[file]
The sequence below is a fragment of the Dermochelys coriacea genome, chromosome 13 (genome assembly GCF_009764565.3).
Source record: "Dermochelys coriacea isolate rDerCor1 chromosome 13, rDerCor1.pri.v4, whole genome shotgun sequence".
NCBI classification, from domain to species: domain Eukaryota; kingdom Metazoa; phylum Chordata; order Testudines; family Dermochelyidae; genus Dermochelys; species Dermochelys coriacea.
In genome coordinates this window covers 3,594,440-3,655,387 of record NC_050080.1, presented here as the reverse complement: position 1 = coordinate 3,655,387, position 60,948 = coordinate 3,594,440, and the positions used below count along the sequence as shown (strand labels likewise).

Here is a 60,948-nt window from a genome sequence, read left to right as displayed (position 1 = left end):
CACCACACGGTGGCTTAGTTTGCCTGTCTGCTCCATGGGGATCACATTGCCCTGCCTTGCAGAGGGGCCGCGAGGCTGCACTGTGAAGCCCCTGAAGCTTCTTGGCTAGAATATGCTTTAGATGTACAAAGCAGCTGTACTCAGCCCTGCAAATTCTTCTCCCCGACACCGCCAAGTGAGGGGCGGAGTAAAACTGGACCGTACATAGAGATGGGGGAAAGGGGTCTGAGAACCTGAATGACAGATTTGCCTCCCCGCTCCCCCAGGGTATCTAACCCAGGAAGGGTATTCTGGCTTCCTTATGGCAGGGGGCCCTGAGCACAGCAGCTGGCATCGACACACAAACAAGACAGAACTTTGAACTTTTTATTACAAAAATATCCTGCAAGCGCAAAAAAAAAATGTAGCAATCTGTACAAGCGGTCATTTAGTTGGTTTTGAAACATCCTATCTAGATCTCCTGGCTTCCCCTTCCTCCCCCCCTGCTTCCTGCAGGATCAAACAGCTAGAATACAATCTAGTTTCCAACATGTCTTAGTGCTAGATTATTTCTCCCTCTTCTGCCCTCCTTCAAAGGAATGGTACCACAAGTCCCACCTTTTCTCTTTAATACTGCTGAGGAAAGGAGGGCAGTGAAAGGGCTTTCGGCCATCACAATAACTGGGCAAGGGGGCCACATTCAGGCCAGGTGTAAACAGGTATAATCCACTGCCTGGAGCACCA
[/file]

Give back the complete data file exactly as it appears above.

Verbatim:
The sequence below is a fragment of the Dermochelys coriacea genome, chromosome 13 (genome assembly GCF_009764565.3).
Source record: "Dermochelys coriacea isolate rDerCor1 chromosome 13, rDerCor1.pri.v4, whole genome shotgun sequence".
NCBI classification, from domain to species: domain Eukaryota; kingdom Metazoa; phylum Chordata; order Testudines; family Dermochelyidae; genus Dermochelys; species Dermochelys coriacea.
In genome coordinates this window covers 3,594,440-3,655,387 of record NC_050080.1, presented here as the reverse complement: position 1 = coordinate 3,655,387, position 60,948 = coordinate 3,594,440, and the positions used below count along the sequence as shown (strand labels likewise).

Here is a 60,948-nt window from a genome sequence, read left to right as displayed (position 1 = left end):
CACCACACGGTGGCTTAGTTTGCCTGTCTGCTCCATGGGGATCACATTGCCCTGCCTTGCAGAGGGGCCGCGAGGCTGCACTGTGAAGCCCCTGAAGCTTCTTGGCTAGAATATGCTTTAGATGTACAAAGCAGCTGTACTCAGCCCTGCAAATTCTTCTCCCCGACACCGCCAAGTGAGGGGCGGAGTAAAACTGGACCGTACATAGAGATGGGGGAAAGGGGTCTGAGAACCTGAATGACAGATTTGCCTCCCCGCTCCCCCAGGGTATCTAACCCAGGAAGGGTATTCTGGCTTCCTTATGGCAGGGGGCCCTGAGCACAGCAGCTGGCATCGACACACAAACAAGACAGAACTTTGAACTTTTTATTACAAAAATATCCTGCAAGCGCAAAAAAAAAATGTAGCAATCTGTACAAGCGGTCATTTAGTTGGTTTTGAAACATCCTATCTAGATCTCCTGGCTTCCCCTTCCTCCCCCCCTGCTTCCTGCAGGATCAAACAGCTAGAATACAATCTAGTTTCCAACATGTCTTAGTGCTAGATTATTTCTCCCTCTTCTGCCCTCCTTCAAAGGAATGGTACCACAAGTCCCACCTTTTCTCTTTAATACTGCTGAGGAAAGGAGGGCAGTGAAAGGGCTTTCGGCCATCACAATAACTGGGCAAGGGGGCCACATTCAGGCCAGGTGTAAACAGGTATAATCCACTGCCTGGAGCACCA